Maps and commentary by Ryan Stephens
*** 7am on October 4 ~ IR interpreters log book appears to have inconsistencies. Time and date for the flight last night is unreliable/unknown.
Overview looking northeast over the KNP Complex:
The Key in the upper left corner of the map explains color shading in regards to heat intensity within the KNP Complex perimeter. Red dots show isolated heat. White perimeter line around the fire was yesterday’s fire perimeter. Giant Sequoia Groves are SHADED GREEN. Past 10 years of (Rx) prescribed fire is SHADED DARK BLUE👇
*** 6pm on October 3 ~ Sequoia and Kings Canyon National Parks KNP Complex Facebook Update
The KNP Complex has been active today, but firefighters have not been observing extreme fire behavior. Aircraft has been grounded because heavy smoke has been limiting visibility. Fire activity is moderate in the Squirrel Creek area near Oriole Lake Road in the south, the groves are not being negatively impacted. The tactical firing operations occurring in the northwest portion of the fire along Generals Highway down to Little Baldy Saddle are designed to protect the lodges and recreational camps to the west of the highway.
Looking south from Wilsonia. Tactical firing operations from the General’s Highway into the Redwood Mountain Grove continues as the spot fire from a few days ago advances to the north and east. The fire has now passed through Big Baldy South, and Big Springs Groves.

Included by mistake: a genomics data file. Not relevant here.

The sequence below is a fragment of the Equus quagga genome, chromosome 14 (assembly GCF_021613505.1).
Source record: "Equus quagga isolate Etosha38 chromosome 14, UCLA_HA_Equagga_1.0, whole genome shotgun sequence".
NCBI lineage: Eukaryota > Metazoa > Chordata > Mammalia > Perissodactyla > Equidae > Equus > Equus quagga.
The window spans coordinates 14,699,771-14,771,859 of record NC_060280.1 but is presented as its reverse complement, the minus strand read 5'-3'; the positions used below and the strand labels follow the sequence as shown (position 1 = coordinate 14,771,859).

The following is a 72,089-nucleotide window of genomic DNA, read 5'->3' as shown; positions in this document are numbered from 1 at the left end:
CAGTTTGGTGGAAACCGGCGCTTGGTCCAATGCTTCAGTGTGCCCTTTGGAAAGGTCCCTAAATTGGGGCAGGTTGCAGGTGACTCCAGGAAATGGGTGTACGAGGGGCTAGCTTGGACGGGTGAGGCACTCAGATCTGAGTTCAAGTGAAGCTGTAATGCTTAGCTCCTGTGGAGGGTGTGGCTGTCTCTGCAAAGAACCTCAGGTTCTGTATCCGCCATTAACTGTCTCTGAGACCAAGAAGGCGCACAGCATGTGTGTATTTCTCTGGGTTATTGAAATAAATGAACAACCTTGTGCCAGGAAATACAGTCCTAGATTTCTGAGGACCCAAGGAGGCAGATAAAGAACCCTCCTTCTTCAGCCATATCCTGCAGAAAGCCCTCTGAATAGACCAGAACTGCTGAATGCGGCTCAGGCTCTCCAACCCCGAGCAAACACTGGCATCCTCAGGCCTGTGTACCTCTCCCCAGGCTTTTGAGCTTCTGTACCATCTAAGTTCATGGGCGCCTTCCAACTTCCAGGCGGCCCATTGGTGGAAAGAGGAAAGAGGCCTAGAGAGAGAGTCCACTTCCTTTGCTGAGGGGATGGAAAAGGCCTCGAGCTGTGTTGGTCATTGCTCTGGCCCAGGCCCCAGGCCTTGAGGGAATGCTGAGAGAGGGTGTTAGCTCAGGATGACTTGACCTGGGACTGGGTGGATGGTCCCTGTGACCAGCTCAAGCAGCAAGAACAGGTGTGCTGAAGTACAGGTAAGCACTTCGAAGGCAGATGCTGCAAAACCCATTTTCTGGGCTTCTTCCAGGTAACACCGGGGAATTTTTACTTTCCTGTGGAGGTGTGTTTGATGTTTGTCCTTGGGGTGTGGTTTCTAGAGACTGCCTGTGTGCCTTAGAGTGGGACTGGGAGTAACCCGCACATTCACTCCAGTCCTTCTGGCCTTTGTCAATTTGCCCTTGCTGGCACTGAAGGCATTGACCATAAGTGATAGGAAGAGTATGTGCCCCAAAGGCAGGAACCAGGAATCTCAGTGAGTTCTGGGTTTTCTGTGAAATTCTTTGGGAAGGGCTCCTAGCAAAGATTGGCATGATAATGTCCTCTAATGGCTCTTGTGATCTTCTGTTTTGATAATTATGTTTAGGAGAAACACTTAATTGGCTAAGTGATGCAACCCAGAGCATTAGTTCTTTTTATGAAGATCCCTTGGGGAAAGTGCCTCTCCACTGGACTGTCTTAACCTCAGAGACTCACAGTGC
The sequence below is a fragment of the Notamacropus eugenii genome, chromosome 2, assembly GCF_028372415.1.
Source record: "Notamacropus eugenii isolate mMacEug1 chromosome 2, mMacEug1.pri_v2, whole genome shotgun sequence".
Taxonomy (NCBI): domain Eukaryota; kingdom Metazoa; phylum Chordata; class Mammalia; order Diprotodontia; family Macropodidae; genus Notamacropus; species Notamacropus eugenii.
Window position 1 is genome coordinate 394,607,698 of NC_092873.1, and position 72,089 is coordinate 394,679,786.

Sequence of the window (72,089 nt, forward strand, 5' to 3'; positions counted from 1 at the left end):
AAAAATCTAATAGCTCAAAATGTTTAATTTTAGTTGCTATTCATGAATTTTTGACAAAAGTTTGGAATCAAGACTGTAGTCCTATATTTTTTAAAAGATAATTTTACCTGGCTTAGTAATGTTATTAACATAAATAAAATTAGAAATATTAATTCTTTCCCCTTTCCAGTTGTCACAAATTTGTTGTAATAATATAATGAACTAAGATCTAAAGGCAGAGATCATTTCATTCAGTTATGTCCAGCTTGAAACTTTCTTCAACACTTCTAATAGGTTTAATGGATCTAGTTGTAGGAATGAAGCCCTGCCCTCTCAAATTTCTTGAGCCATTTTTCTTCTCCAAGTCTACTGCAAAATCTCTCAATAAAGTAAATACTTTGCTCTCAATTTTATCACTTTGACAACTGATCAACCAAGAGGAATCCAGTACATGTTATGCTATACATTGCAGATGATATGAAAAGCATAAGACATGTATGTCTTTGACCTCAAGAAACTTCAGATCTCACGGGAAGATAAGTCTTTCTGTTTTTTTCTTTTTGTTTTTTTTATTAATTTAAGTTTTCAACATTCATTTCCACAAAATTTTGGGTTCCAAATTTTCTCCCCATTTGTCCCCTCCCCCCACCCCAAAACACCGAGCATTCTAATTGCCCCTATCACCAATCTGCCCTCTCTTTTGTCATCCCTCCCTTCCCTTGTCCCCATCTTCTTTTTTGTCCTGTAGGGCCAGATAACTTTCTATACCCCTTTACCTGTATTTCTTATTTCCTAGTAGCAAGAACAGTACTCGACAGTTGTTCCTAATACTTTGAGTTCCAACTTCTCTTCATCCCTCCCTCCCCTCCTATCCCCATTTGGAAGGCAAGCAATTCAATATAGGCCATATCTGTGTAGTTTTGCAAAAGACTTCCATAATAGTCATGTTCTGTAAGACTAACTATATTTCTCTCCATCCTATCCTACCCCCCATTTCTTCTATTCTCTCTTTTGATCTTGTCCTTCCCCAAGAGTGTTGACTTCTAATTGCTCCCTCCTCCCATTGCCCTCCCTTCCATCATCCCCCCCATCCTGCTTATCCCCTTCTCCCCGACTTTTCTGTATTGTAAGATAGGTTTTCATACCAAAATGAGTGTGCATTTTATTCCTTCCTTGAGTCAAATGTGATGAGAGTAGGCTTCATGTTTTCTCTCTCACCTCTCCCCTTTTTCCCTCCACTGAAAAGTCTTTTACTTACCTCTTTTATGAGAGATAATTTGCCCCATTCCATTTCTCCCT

Looking west from Shell Mountain.
Looking west from Mineral King. The fIre front continues to grow to the east and south. It appears that fire has not crossed the Mineral King road or Castle Creek at the time of the IR flight last night.
Looking Northwest at the Mineral King Road. Mineral King can be seen in the upper right corner of the map.
***8am on October 3 ~ Maps – Weather – Commentary By Chuck Ervin
Two burnout operations are taking place along the North Side of the Fire. Both are along the Generals Highway. One starts at Durst and is traveling North and the other along the top of Redwood Canyon. The idea here is to allow for backing fire through the Redwood Mountain Grove, rather than have the main body of the fire head up the chimney-like canyon.
With the main body of the fire drawing a line from Eshom Point to Big Baldy this morning, it seems like it will be difficult for crews to burn at a pace and scale necessary to beat it to the bottom of the Grove.
That progression prompted new evacuations yesterday, from Whitaker Forest Road, up Hogback and on through Pinehurst to Sequoia Lake.
An odd weather occurrence was notable throughout the area of the KNP Complex overnight (October 2-3), where temperature and humidity flatlined from about 6pm to the latest observation at 6am this morning. This means no overnight recovery of fuel moistures and no break in the weather for night time firing operations. 10-hour fuel moistures observed by weather stations remained critically low — at five or six throughout the night. A typical nightime reading for this time of year would probably be around a 10, for the last couple years it’s been around 7-8 in the early morning of Octover 3 at Ash Mountain raws.
Along the Middle Fork of the Kaweah, the fire continues to grow to the East towards Redwood Meadow Grove. Announcements from the fire suppression effort indicate that no action will be taken in this area due to the difficulty of access. With no break in the weather forecast until next weekend, it is a bleak outlook for the Redwood Meadow Grove, that lies at the head of the west facing canyon.